LOCAL WALKS: SHARPE PARK

In 1977 a Fidalgo Island resident named Kathleen Sharpe deeded a choice parcel of land to the county, to be used as a park in memory of her husband and his father. Irish-born Thomas Sharpe had arrived on the island about a hundred years earlier, establishing a farm and orchard. The 1870’s may not sound like long ago in historical terms, but Sharpe was one of the early permanent white settlers on Fidalgo Island. He and his family must have relished the peaceful views from their homestead.

1. Most of the boats are motorized now but otherwise, this view hasn’t changed much.

2. A park trail bends around two old Douglas firs. Like most of the island, this area was logged, but trees grow fast here and the park has some sizable Douglas fir trees.

3. After a winter storm the tip of a Madrone branch rests on a bed of moss and lichens.

4. Reindeer lichen, moss, bits of Madrone bark and leaves, and a myriad of other fragments of life litter the ground on a mid-winter day.

5. The sky glows over Rosario Strait and the San Juan Islands.

Sharpe Park doesn’t impress with size but its beauty is undeniable. Set along rugged cliffs at the island’s western edge with spectacular views of the Olympic Mountains and San Juan Islands, this is the kind of place that is normally dotted with private homes. Instead, it’s a county park where anyone can enjoy the views free of charge. The park maintains a low profile; only a discrete sign at a small parking lot on a quiet road identifies it. Additional land was added to the park in 2003, thanks to the efforts of the San Juan Preservation Trust and funds from private, state and county sources. That cooperation dedicated to a mutually valued goal produced a gem of a park.

6. Late September afternoon sunlight threads its way through the lush forest.

7. Across from the wetland the forest is a mad tangle of trees, bushes, ferns, and fallen logs.
8. The delicate look of unfurling of Bracken ferns (Pteridium aquilinum) belies their tenacious grip on the landscape. Bracken colonizes drier places that most ferns don’t tolerate.

9. Licorice fern (Polypodium glycyrrhiza) has a limited range and gentler habits than Bracken fern. The rows of little bumps are the spore cases on the underside of the fronds, which are fresh and green even in winter, when this photo was taken. The plant can go dormant during our dry summer, springing back to life with autumn rains.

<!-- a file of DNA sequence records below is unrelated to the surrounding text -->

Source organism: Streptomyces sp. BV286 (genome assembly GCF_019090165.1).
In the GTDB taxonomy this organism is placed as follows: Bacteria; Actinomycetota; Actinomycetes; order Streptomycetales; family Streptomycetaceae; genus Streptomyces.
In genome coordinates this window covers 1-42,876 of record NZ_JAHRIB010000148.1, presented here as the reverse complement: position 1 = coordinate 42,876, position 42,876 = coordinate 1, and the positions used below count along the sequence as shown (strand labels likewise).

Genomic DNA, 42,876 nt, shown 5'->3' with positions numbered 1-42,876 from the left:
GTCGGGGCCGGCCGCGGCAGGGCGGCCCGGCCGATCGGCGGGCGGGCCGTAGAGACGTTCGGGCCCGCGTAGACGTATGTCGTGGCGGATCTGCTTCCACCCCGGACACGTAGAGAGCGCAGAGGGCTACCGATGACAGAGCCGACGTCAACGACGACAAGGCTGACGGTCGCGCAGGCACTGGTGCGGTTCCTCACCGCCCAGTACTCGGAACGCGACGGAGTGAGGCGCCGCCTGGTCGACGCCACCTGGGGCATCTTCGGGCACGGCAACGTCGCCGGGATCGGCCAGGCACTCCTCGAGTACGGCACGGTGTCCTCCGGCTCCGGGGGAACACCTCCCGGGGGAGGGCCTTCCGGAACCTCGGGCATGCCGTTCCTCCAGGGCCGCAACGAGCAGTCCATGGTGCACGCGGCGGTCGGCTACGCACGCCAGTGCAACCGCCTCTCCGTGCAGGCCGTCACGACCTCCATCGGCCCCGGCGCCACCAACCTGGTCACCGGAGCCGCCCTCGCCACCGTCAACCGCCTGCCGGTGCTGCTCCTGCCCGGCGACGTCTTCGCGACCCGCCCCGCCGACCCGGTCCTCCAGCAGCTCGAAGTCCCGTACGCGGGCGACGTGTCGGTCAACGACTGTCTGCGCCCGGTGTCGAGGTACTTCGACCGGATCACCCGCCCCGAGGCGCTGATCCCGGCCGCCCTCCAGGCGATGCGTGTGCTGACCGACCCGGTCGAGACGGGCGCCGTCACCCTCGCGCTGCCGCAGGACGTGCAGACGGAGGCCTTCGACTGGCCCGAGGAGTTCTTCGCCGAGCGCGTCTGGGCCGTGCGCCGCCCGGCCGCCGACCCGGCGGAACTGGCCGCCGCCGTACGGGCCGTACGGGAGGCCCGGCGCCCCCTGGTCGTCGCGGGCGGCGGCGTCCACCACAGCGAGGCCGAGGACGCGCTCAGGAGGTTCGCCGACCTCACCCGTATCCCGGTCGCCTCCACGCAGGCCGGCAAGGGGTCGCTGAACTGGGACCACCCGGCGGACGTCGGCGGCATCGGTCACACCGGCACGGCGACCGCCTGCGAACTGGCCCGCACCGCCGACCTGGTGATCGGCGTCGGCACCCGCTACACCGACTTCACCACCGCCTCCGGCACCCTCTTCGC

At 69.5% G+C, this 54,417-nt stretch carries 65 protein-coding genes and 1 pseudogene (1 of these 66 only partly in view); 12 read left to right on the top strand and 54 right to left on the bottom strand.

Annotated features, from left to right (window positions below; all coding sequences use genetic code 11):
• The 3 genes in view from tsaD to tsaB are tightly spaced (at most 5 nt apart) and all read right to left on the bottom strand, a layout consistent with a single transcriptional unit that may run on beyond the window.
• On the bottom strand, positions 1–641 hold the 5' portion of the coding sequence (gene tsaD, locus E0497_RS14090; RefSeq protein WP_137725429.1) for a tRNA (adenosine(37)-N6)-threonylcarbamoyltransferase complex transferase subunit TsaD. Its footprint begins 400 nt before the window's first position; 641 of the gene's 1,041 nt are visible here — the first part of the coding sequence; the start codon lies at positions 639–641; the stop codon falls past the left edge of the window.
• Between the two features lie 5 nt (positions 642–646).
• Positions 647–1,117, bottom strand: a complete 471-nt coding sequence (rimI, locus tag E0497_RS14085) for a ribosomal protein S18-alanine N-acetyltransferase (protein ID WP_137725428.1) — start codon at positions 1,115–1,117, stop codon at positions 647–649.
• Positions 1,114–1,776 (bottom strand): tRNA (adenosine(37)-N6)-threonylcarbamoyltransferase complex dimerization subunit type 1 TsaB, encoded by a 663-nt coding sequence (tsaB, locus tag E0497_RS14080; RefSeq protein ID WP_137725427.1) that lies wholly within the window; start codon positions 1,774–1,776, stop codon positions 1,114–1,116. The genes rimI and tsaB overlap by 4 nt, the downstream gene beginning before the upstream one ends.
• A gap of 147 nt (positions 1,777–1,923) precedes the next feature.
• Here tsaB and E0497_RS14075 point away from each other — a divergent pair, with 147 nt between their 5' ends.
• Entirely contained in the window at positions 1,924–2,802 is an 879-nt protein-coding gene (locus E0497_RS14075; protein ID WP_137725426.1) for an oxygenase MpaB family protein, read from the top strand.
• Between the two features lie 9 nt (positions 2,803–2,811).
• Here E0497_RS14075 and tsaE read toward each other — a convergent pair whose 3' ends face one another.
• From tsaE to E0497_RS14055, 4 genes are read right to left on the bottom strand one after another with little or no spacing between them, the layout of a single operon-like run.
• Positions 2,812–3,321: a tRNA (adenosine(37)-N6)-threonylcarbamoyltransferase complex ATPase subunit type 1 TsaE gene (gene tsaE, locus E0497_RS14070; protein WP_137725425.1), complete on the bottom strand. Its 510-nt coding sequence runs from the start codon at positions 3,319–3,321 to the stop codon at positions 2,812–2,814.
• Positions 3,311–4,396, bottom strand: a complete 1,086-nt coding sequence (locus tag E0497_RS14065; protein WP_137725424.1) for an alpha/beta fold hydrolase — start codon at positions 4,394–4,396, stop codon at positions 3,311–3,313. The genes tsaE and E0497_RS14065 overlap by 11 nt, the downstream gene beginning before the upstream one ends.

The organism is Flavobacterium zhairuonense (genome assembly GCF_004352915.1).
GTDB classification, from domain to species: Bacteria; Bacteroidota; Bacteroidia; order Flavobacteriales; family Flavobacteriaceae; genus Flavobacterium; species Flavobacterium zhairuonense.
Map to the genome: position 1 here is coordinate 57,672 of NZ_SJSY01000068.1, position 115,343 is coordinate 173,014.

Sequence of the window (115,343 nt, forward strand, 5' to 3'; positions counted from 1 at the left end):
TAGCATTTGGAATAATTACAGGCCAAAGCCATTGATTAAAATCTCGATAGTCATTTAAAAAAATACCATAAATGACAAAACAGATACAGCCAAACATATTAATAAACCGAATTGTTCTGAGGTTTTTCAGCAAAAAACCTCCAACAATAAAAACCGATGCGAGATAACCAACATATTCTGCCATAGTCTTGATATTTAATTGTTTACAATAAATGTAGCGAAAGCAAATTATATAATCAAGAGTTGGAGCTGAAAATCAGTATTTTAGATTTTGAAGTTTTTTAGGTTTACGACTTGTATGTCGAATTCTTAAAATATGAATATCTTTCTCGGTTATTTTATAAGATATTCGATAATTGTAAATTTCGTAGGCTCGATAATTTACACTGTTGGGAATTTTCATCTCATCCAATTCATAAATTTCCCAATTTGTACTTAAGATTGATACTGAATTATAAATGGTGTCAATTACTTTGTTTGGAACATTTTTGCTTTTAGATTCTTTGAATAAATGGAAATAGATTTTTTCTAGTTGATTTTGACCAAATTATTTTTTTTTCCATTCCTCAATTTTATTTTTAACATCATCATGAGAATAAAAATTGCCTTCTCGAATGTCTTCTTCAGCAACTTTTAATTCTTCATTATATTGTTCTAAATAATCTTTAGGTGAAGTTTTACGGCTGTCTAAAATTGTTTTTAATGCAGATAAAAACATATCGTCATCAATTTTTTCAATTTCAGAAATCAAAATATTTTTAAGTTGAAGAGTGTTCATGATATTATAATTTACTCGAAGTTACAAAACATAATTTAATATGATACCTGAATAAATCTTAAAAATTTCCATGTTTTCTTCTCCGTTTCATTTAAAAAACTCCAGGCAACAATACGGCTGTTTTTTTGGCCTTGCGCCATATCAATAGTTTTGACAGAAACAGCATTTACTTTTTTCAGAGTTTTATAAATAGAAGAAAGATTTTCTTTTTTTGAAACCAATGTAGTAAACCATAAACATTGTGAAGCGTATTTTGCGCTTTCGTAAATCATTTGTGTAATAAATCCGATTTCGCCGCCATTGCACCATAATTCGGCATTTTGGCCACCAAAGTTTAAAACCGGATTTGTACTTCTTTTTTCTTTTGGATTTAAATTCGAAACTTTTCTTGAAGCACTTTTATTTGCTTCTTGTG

10. It looks like Pileated woodpeckers went to town on this old stump.

We used to drive up to Fidalgo Island to enjoy the scenery when we lived near Seattle. It was on one of those trips in the fall of 2017 that we discovered Sharpe Park. We followed winding, root-studded trails past a wetland and drifted through a moist, evergreen forest before arriving at Sare’s Head, the high bluff overlooking Rosario Strait. The expansive view took our breath away. Standing on that bluff with the silver water spread out far below, your mind-chatter fades away as everything quiets.

Since moving to Fidalgo Island, this park has become one of my favorite places to wander and relax. The trail system has easy, moderate and challenging sections as it follows the twists and turns of the shoreline. There’s a simple bench on the bluff and another on a second bluff to the east, making perfect spots for picnics. Walking through the peaceful forest, catching those first glints of blue through the trees and emerging on a bluff overlooking the water 400 feet below is always a treat.

11. A trail in January. The bent tree is a Madrone.
12. Gazing up into the heart of a tall Madrone tree. Believe it or not, this was in February.

13. In May a lovely Fawn lily (Erythronium oregonum) nods its graceful head beside the trail.

14. This little bug looks quite alert as he poses on my leg.

15. I read somewhere that Mr. Sharpe had an orchard – could this be a remnant, or is it the native Pacific crab apple?

16. A fire-damaged tree frames the view of sun-drenched water and the jagged blue line of the high Olympic Mountains far across the Strait of Juan de Fuca.

The seasons roll forward revealing a parade of discoveries: dried cattails reflected in the dark waters of winter, a tiny native orchid penetrating the leaf litter in July, stripes of fire damage in the bark of a Madrone tree, and a suite of pretty Camas flowers lighting up the ground in a clearing. In March a friend and I watched a Bald eagle attempt to land on a branch that was too small. It tipped over and tried to right itself by spreading its wings. It was unsuccessful. We couldn’t help laughing as the eagle went to find a better lookout. There are supposed to be Harbor porpoises off Sares Head but I haven’t seen them there. That’s reason enough to keep coming back.

17. Dried cattails at the edge of the pond. Before they get this dry the leaves can be woven into mats or hats; the Salish people may have used cattails from this marsh hundreds of years ago.

18. Fire happens, as it did some years ago around this Madrone tree, which didn’t survive. Douglas firs have thicker bark and often do survive fires.

19. Here are the echoes of old Douglas firs that grew here before the fire. They still reach for the sky.